An Introduction to Market Research Tables – Request for Feedback

eBook imageMost market research textbooks (for example Malhotra) do not really cover the sort of tables we use in market research. The main reason being that there is almost no academic justification for the way we market researchers use tables. We tend to use data that ought not be in tables, frequently use the wrong types of statistical tests, and our tendency to cross everything by everything is more like a fishing expedition that a scientific evaluation of hypotheses.

However, whatever the rights and wrongs of the issue, tables are probably the most widely used tool in commercial market research. A few years ago, I wrote some notes on how to use market research tables and I currently updating my notes with the intention of publishing them as a book or at least as an eBook.

I have reached the first draft stage and would really appreciate some feedback. In particular I am looking for feedback from:

  • People who are unsure how to use tables – do these notes help? What else would you like to know?
  • People who use tables regularly – what have I missed? What is wrong or inadequately correct?
  • People who supply tables – what have I missed? What is wrong or inadequately correct?

You can download a copy of the current PDF by clicking here.

You can either supply your input directly as comments to this post, or you can send them to me (the address is in the PDF).

Many thanks

3 thoughts on “An Introduction to Market Research Tables – Request for Feedback

  1. Hi Ray, Nice description of tabulations and how they work. A handful of comments. Firstly, because people have different terminologies, I wondered if you need to emphasize, “here we’ll use banner” and put in it bold (or actually have a diagram with the name parts that are commonly used) – it can be confusing for say a dp house to use cross-break and the client to use banner if you’re a new researcher. For instance, I’d refer to your ‘Nets’ as ‘Summary lines’. I’ve also heard statisticians refer to tabs as contingency tables

    I wondered if the idea of a stack of tables would also help. So most tabs are many pages of tables with a main banner and then break out tabs for special groups. So the idea of a main table set with one fixed banner for every question, then insert extra tables for drill downs or to check cross-relationships.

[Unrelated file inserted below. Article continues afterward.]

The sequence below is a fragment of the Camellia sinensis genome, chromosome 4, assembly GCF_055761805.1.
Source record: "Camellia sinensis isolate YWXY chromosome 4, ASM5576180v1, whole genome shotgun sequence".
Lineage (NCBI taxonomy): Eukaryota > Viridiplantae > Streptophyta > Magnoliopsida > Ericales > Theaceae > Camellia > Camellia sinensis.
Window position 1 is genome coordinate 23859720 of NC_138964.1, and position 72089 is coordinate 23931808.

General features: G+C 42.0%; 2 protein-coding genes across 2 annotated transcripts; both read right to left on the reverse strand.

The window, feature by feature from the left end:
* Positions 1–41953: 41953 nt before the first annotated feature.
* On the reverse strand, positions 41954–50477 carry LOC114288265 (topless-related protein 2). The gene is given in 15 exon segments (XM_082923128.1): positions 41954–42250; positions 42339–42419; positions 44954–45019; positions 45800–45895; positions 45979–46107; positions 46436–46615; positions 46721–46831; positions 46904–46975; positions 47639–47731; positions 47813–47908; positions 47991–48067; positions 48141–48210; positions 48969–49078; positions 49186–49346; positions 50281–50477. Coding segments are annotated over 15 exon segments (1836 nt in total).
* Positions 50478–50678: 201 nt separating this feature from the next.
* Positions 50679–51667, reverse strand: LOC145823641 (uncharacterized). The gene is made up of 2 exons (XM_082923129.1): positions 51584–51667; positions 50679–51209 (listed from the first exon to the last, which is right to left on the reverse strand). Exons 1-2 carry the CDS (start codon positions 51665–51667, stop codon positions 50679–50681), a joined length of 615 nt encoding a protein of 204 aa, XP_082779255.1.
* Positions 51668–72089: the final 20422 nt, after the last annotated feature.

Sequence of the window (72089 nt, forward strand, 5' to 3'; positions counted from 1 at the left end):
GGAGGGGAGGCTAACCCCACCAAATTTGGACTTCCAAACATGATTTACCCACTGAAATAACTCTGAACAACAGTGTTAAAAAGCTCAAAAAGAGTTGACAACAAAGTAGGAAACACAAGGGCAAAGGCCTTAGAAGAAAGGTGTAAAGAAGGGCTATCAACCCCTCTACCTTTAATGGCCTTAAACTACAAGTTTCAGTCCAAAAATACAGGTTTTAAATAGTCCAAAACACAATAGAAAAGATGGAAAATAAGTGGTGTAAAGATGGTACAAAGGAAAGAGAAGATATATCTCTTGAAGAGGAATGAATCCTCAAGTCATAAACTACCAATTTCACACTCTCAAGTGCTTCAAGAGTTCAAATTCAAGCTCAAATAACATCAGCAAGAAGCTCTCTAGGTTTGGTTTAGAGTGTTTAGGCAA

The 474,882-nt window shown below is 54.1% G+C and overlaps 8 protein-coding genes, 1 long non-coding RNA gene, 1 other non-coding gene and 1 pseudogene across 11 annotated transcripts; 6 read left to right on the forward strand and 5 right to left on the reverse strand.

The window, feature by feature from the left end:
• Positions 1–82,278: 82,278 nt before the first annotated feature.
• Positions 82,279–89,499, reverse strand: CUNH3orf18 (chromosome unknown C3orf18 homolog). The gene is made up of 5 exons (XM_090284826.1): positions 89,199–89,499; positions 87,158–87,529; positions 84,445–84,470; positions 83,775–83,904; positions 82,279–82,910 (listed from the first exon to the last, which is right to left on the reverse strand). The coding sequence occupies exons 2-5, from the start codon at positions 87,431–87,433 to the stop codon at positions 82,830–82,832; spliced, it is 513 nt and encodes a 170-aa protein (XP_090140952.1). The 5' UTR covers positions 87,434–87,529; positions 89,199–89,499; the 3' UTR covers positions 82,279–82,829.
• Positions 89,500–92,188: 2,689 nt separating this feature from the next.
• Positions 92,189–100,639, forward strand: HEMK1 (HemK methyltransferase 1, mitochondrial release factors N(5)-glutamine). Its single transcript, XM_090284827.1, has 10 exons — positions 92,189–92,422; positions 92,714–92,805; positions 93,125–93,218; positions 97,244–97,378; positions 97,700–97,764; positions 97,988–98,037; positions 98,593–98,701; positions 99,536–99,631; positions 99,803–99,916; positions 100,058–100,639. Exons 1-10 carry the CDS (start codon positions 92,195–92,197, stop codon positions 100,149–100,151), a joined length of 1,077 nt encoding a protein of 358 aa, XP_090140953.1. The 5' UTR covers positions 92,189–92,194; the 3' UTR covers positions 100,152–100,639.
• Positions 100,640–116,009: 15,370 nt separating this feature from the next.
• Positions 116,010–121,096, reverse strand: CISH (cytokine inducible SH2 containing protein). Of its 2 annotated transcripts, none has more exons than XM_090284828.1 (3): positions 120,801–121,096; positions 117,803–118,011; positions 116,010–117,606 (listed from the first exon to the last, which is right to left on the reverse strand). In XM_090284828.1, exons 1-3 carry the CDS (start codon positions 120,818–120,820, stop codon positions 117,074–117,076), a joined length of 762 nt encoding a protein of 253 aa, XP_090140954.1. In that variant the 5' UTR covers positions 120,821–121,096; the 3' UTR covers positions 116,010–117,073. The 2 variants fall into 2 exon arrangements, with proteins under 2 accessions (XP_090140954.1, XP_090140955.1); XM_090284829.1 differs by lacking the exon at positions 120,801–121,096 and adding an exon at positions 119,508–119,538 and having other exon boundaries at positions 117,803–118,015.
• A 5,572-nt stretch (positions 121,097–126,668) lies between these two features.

As a supplement to Nets, you might mention combination tables – eg a Yes, No question which acts as a filter, might then be combined with the yes responses to the filtered question so it gives the whole base and adds back up to 100%.

    Similarly, for awareness questions I’d tend to roll the awareness questions up – so spontaneous, then a table for spontaneous+prompted as a classic for don’t just blindly tabulate every question. Or for pricing, to report the data cumulatively than price-by-price.

    Having a BMRB background, TGI uses indexes all over the place. If you’re on the media side you’re likely to run into some form of indexing so it might be worth explaining how it works and what the calculation is.

    On the weighting, you might also link it to oversampling (which is somewhat topical for the POTUS elections), as it can be more than just tweaking, particularly from a Rep+Boost sample design.

    Mean scores are a topic in their own right. Clients not used to them can get very confused. The centre point of a scale scored 1 to 4 scale is 2.5 for instance, and in use it’s harder to push to the extremes than to the centre. You also don’t have to use a low-value scoring system for instance scoring 0 to 100 gives a mean as a much easier to read integer.

    I don’t know if it’s appropriate, but the old trick of adding up all the percentages for a multiple question gives the average number of items selected might have a place.

    And on numerics, the use of banding ranges (and checking for outliers) – the use of quartiles, quintiles and deciles, or 80-20 rules.

    By the way, do people still really use dp or spec writers to produce tabs? I’ve been under the impression that the tools are so easy now, researchers can do it themselves faster than writing out a spec sheet.

  2. Ray, this is some excellent work. I once had the challenge to explain to some web developers what MR tables are all about. I whish I could have such a book at hand.

    One recommendation from my side: Please try to mention the meanings of SPSS-style asterisks (*** / ** / …) behind cell values (in the context of significance testing). The fact alone that asterisks mean a lot in the context of MR tables tells us quite a story about MR people. 😉

    Also, manuals of Quantum (now part of the IBM SPSS family) and Vovici (now Verint) have turned out to be quite useful when trying to figure out where some of those odd table standards can be derived from.

  3. Thank you so much for providing the detailed information and data on Market Research Tables. I agree with the statement that most of the textbook do not really cover the sort of tables we use in market research as I have personally read many of those books.

    It is unavoidable fact that tables are probably the most widely used tool in commercial market research. After reading the PDF, one can understand why it is essential to understand the importance of learning insights about market research tables. I have found similar stuff on
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